Disabled? Open up to free study
The Open University (OU) recently launched the Disabled Veterans’ Scholarships Fund, offering 50 disabled Veterans, injured in, or due to, military service, access to free OU education. In addition to free study, applicants will be offered further specialist careers and disability support. If this is something that could benefit you, read on …
The Disabled Veterans’ Scholarships Fund (DVSF) will seek to fund 100 full fee-waiver scholarships (or equivalent), alongside a wraparound disability and careers support service. The Open University is offering 100 scholarships in total split over two years, so 50 places are available in each academic year 2018/19 and 2019/20. To be eligible to apply for the fund, you must meet all of the following criteria:
- be starting OU study in the 2018/19 academic year
- be eligible for a UK fee
- be disabled as a result of, or in, military service.
Full details of the terms and conditions can be found here: www.open.ac.uk/courses/getattachment/courses/choose/Tier-5/Disabled-Veterans-Scholarship/Disabled-Veterans-Scholarship-Fund-Terms-Conditions-FINAL-210318.pdf
The DVSF will provide full fee waivers up to a maximum of 120 credits per academic year, 360 credits in total and not exceeding £18,000 for the total duration of the successful applicant’s qualification. Awards will be strictly limited to a single qualification.
Successful applicants who are offered funding via the DVSF will not be entitled to claim concurrently for Enhanced Learning Credits ((ELC) – JSP 822 Part 1 Section 6.5 refers) or Publicly Funded Further Education-Higher Education (PF FE-HE) Funding (JSP 822 Part 1 Section 6.6 refers). However, those individuals who subsequently successfully complete the entire course with the OU or withdraw from the DVSF may still have an entitlement to any of their remaining ELC to undertake other courses at level 3 or above.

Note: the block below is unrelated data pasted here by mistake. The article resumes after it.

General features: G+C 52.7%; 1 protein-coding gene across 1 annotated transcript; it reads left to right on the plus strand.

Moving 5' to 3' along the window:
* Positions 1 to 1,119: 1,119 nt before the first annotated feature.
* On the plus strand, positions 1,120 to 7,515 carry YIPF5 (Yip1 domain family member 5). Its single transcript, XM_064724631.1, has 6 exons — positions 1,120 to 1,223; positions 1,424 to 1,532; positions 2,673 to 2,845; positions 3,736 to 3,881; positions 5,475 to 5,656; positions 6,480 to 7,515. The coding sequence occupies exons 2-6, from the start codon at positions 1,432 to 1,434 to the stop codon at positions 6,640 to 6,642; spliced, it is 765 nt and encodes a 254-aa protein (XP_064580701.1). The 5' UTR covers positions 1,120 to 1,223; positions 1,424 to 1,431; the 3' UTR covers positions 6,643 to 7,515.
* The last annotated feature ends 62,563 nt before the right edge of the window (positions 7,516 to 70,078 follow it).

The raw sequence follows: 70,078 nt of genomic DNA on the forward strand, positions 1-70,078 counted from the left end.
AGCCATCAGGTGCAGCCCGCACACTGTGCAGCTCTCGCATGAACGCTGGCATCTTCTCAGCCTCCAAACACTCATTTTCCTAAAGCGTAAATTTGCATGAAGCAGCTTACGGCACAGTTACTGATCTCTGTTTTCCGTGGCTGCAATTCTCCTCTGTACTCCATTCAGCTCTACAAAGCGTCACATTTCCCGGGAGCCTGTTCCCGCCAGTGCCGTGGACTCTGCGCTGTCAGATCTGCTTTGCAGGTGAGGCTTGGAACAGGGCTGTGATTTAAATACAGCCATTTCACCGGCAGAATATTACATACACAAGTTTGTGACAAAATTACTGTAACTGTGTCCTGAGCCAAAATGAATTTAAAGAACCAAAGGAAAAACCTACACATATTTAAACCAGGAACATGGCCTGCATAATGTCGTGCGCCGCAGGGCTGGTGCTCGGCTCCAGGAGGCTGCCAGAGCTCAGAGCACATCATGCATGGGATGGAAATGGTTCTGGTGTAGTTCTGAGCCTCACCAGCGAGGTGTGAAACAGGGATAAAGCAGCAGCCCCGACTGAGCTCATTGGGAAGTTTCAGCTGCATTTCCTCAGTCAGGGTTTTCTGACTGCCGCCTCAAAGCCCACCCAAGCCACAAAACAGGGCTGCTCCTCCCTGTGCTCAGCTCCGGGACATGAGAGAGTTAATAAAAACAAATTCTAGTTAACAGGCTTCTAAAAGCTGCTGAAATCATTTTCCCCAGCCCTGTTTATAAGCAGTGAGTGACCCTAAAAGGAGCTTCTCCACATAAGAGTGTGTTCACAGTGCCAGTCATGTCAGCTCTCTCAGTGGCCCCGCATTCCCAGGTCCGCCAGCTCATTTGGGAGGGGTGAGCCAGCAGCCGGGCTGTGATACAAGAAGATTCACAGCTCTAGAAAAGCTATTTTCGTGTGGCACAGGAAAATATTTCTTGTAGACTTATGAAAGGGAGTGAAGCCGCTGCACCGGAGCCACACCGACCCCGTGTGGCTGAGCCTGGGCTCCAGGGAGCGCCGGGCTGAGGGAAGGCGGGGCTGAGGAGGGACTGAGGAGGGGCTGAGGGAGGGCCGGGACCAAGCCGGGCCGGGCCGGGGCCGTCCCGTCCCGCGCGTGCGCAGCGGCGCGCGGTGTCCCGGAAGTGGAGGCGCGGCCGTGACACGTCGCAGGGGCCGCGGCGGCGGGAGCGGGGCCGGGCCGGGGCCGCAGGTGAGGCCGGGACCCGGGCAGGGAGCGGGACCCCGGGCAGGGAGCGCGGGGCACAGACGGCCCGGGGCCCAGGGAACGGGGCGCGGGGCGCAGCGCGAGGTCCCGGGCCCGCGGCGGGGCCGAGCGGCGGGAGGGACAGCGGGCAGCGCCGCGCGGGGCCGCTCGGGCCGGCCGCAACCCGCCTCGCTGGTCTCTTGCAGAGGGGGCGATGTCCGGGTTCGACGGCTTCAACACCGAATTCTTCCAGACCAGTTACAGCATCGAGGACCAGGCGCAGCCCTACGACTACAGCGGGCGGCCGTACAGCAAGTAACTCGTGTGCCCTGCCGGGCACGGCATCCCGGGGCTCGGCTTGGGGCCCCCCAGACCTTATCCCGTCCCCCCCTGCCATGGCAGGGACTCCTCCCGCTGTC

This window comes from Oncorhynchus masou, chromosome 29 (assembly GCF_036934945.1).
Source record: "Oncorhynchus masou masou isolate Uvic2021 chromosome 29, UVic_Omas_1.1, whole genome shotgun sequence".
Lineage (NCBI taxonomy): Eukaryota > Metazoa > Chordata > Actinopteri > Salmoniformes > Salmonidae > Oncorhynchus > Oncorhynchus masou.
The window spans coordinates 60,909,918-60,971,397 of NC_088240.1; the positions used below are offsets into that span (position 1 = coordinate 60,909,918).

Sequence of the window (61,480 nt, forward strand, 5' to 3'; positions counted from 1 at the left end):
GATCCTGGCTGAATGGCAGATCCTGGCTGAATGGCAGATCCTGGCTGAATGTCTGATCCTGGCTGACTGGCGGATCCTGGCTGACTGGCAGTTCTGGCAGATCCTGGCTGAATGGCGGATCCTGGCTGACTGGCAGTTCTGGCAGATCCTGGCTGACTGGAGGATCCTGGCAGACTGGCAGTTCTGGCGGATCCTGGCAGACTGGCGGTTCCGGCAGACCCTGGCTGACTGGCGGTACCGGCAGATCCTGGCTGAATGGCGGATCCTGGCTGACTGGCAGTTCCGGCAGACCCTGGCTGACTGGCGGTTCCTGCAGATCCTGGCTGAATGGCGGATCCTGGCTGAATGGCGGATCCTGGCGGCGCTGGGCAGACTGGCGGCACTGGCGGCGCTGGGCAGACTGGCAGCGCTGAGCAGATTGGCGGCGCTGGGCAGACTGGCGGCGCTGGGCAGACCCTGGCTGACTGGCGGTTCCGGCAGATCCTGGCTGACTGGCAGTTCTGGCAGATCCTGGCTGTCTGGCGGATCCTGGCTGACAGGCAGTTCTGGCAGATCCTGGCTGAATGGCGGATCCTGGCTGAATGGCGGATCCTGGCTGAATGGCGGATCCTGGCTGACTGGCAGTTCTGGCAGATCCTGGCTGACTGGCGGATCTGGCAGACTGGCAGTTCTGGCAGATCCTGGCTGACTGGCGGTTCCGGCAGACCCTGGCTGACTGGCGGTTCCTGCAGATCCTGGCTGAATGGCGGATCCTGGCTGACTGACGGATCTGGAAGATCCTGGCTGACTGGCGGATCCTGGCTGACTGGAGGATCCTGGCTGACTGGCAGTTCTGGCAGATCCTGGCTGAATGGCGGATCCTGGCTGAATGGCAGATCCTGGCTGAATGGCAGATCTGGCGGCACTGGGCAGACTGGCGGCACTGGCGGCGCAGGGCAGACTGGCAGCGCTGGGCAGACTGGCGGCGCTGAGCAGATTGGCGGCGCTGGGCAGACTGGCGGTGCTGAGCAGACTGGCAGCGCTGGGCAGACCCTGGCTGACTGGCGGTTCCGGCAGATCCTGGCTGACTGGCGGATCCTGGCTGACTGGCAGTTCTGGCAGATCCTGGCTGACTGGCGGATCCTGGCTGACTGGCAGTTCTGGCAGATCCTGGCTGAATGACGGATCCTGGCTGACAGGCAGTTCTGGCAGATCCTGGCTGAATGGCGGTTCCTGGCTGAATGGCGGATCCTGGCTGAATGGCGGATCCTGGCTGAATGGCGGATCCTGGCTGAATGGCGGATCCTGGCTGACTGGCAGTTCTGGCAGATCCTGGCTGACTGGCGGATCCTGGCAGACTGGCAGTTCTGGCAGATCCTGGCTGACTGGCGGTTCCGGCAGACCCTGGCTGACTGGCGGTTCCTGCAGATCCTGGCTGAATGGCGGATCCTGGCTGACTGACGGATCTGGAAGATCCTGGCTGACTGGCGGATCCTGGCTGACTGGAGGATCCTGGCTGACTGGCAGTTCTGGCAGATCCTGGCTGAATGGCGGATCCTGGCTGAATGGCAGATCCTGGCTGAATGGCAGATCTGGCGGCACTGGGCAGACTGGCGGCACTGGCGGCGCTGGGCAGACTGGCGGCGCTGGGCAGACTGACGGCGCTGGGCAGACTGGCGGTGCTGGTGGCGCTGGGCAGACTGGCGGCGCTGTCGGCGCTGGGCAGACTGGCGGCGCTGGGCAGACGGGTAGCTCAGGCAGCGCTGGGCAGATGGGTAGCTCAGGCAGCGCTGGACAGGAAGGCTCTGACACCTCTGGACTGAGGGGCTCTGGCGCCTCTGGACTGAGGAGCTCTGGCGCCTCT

Additionally, those successful DVSF applicants who do not achieve a level 4 qualification at 120 credits or more via the OU DVSF initiative may still be entitled to use the PF FE-HE scheme to do so. In these circumstances, each instance will be carefully considered, on a case-by-case basis, to ensure the individual fully meets the PF FE-HE scheme eligibility criteria and is still within their scheme membership period.
WHAT SPECIALIST SUPPORT WILL I RECEIVE?
All eligible applicants (whether successful in gaining a scholarship or not) will be entitled to pre-entry careers information, advice and guidance. All successful applicants may also be entitled to receive:
specialist resources such as workbooks, webinars and forums
ongoing career coaching/mentoring support for the duration of study
additional support will be provided subject to the requirements and career goals of each student.
Successful applicants will be able to request specialist equipment and disability support. This will be in addition to any support provided via the Disabled Student’s Allowance.
Any additional support will be looked at on a case-by-case basis, depending on your requirements.
How to apply
Before you apply for the scholarship you will need to reserve a place on the first module(s) you would like to study this year. You can then download an application form, and complete and return this, along with your supporting evidence, by the deadline. You can find the application form here: www.open.ac.uk/courses/getattachment/courses/choose/Tier-5/Disabled-Veterans-Scholarship/Disabled-Veterans-Scholarships-Fund-Application-Form-201819-FINAL.pdf
Applications for the DVSF are to be made to the OU by midnight on 1 August 2018. Applicants will be selected at random on 6 August, with successful applicants notified by email and letter on or before 10 August.
Full details can be found at www.open.ac.uk/courses/choose/veterans
Need more information?
Call an OU adviser on 0300 303 5303
Case Studies See all
Jamie Fanneran - Open IT
Jamie Fanneran, 31, served in the Royal Signals, specialising as a Communications Systems Operator, before leaving the Services in January 2016 ‘to settle my family in a fixed location, to give my...Read more »
After leaving the Army in 2009 I found myself working as an air conditioning engineer for a couple of years before going on to the close protection scene in Iraq.Read more »